LA Clippers: Deciding who belongs on the All-Time First Team

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LA Clippers, Chris Paul

LA Clippers Chris Paul (Photo by Andrew D. Bernstein/NBAE via Getty Images)


Chris Paul and Randy Smith

CP3 is one of the easiest decisions on the team. As a Clipper, he averaged 18.8 points and 9.8 assists per game, on an efficient 47.5% from the field and 37.8% from 3.

Paul also provided very good, often excellent defense at the point guard position and was one of those guys who just knew where he was supposed to be at all times.

The biggest detraction from CP3 was just availability. He seemed like he had a knack for getting injured at the worst possible time, and he only played in more than 70 regular season games twice in his 6 years as a Clipper.

That said, there’s no denying that Chris Paul is one of the most talented basketball players to set foot on the floor for the Clippers, and I’m not going to take away too much for injury concerns when his on-court performance was that good.

At the other guard, spot is the Iron Man himself, Randy Smith. After being drafted in the 1971 draft by the Buffalo Braves, Smith played his first 8 seasons with the team. He would also return for one last season in 1982 at the age of 34.

This one could be a questionable pick, as Smith would play at the 2 and the 3 spot, sort of in the vein of a Paul George. I decided to slot him in as a guard, mostly because I wanted to pay tribute to a lesser-known but very worthy Clipper.

In his 8 year run with the team, starting with his rookie year, Smith averaged 18.7 points, 5.1 assists and 4.5 rebounds on 47.2% shooting. And remember, this was an era with no three-point line.

At his peak with the team at the age of 29, the Iron Man put up 24.6 points, 5.6 assists and 3.8 rebounds on 46.5% shooting. Smith was an incredible athlete, having set the New York State high jump record at 6’6″. He used this athleticism to play a very modern style, relying on fast breaks and playing above the rim. He was also modern in his foul drawing, getting to the line 7 times a game at his peak.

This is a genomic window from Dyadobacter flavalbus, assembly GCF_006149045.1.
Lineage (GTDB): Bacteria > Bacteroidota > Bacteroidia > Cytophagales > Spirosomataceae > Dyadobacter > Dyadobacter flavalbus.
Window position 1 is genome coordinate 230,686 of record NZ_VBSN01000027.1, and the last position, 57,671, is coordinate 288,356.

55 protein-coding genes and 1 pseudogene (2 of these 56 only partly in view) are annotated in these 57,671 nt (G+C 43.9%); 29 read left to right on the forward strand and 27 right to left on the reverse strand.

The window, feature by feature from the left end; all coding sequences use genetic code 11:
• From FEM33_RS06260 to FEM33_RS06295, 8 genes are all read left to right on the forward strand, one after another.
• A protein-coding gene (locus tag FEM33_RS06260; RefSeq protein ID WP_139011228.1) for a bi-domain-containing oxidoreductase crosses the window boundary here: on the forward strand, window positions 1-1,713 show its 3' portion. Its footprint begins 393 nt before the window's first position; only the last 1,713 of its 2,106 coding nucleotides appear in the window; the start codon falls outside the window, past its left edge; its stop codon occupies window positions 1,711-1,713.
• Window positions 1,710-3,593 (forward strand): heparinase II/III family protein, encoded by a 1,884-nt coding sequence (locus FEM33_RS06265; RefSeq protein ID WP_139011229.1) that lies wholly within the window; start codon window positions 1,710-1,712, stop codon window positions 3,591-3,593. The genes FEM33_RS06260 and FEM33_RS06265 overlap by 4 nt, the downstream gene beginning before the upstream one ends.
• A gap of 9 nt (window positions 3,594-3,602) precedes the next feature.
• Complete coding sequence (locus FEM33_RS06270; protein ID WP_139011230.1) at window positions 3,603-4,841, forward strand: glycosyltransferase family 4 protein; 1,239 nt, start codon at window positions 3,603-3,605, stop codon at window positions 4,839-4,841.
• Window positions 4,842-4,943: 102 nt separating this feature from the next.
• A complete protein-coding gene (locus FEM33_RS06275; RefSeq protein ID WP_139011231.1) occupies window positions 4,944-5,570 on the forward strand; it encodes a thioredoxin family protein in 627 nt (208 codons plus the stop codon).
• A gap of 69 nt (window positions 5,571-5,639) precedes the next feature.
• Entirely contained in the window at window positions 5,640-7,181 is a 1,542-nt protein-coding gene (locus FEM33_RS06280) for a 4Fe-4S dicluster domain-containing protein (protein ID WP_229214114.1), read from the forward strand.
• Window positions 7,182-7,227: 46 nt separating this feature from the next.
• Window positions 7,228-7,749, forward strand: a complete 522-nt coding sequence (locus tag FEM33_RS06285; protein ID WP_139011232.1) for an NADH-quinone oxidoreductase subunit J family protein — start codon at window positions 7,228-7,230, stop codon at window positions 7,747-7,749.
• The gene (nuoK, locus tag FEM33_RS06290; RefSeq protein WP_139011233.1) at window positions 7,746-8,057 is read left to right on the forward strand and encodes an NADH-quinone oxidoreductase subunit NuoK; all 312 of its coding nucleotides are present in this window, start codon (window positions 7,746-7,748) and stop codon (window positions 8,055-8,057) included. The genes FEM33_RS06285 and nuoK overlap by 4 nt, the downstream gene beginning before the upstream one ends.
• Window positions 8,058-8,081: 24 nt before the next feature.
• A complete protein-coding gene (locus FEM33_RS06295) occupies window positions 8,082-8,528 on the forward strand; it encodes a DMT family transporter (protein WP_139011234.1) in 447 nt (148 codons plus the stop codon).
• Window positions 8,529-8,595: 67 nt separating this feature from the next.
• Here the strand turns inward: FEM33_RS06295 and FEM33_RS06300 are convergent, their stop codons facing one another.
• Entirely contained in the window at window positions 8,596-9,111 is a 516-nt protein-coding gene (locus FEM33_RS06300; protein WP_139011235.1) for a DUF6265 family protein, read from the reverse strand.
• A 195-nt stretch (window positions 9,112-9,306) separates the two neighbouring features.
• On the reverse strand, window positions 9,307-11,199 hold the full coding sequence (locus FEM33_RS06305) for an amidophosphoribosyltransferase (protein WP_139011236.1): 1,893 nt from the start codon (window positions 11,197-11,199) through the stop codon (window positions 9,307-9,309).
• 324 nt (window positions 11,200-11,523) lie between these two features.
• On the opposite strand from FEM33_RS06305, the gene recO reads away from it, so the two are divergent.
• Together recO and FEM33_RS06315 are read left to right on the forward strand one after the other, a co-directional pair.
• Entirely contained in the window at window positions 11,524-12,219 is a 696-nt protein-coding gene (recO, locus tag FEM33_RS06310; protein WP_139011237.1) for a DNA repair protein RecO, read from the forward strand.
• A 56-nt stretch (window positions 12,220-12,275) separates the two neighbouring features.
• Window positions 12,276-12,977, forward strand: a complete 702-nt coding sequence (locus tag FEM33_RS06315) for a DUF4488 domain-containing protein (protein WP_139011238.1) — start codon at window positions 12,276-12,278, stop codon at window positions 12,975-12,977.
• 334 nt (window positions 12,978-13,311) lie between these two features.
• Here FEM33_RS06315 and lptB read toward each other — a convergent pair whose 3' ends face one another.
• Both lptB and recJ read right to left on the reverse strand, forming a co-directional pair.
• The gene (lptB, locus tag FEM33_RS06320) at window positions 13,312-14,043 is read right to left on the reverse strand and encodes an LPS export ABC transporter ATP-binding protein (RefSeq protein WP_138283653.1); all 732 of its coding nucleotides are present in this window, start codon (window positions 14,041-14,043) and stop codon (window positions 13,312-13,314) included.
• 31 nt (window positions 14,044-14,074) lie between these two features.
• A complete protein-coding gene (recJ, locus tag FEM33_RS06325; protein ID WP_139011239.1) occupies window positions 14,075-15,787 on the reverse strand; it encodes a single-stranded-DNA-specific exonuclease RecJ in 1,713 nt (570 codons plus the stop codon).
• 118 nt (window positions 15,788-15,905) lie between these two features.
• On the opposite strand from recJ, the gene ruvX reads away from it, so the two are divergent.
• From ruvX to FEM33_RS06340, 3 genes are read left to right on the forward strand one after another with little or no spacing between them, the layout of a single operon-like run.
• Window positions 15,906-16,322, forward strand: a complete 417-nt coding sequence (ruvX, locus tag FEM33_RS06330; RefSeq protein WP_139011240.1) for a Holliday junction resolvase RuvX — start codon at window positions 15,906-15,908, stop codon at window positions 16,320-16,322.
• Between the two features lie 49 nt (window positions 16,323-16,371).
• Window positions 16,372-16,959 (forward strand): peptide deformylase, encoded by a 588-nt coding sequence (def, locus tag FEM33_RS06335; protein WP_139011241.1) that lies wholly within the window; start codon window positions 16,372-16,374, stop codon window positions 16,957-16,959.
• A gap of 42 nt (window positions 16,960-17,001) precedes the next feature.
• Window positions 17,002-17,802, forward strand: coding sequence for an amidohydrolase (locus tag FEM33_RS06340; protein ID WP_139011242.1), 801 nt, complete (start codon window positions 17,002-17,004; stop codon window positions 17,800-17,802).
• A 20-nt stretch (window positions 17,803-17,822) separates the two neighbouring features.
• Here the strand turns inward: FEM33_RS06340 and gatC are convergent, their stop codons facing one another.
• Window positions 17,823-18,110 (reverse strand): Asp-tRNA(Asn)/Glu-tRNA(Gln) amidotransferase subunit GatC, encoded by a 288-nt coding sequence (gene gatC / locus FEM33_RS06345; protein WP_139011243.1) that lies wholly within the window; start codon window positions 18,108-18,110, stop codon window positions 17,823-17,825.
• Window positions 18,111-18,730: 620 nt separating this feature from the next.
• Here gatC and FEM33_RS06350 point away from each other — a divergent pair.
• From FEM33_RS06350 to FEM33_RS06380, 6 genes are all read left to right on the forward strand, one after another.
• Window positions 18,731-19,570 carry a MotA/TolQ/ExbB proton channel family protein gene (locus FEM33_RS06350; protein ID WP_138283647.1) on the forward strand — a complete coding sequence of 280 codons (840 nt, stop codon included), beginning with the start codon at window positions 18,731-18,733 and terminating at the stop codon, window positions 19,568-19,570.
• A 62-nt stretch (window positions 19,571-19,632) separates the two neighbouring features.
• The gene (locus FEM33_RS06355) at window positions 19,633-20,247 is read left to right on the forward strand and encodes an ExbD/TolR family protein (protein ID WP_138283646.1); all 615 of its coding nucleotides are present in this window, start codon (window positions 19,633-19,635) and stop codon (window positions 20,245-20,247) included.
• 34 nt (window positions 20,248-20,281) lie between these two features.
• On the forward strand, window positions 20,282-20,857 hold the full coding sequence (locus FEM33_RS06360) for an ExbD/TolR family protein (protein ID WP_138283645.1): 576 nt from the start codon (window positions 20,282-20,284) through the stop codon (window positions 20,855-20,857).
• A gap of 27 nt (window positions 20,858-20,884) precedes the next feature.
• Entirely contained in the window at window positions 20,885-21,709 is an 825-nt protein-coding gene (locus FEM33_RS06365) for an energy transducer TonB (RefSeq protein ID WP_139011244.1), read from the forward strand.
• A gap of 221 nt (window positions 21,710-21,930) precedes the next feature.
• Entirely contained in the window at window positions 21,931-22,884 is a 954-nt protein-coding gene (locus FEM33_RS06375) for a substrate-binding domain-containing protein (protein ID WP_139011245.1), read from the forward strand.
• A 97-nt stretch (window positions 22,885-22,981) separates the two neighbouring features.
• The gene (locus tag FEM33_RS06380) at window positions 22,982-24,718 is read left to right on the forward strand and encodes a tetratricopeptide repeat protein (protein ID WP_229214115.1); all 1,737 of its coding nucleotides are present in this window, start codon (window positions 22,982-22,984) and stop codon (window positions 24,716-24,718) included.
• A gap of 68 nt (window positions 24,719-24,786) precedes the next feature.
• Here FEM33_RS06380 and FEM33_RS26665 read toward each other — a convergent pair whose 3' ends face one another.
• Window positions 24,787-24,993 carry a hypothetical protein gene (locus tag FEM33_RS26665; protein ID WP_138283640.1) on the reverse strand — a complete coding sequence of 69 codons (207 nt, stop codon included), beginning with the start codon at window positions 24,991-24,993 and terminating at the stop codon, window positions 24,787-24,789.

And you also have to mention the reason behind his nickname, the Iron Man. From 1972-1982, Randy Smith played in every single NBA game, totaling 906, setting the record. This would later be surpassed by A.C. Green with 1,192 straight games. It’s hard to imagine this ever getting broken in today’s NBA – for context, the active leader is Joe Ingles, with 368.

He would also (alongside the person who gets the Center spot on this list) help the team to three straight playoff spots. No small task, given that they were the only times the team made the playoffs before the 1991-92 season!

An honorable mention (hint hint, we’ll probably see him on 2nd team) is World B. Free. World put up 28.8 points per game and 30.2 points per game in his two seasons with the Clippers, but Smith’s longevity with the team, a modern game in the 70s and playoff berths gave him the nod for me.

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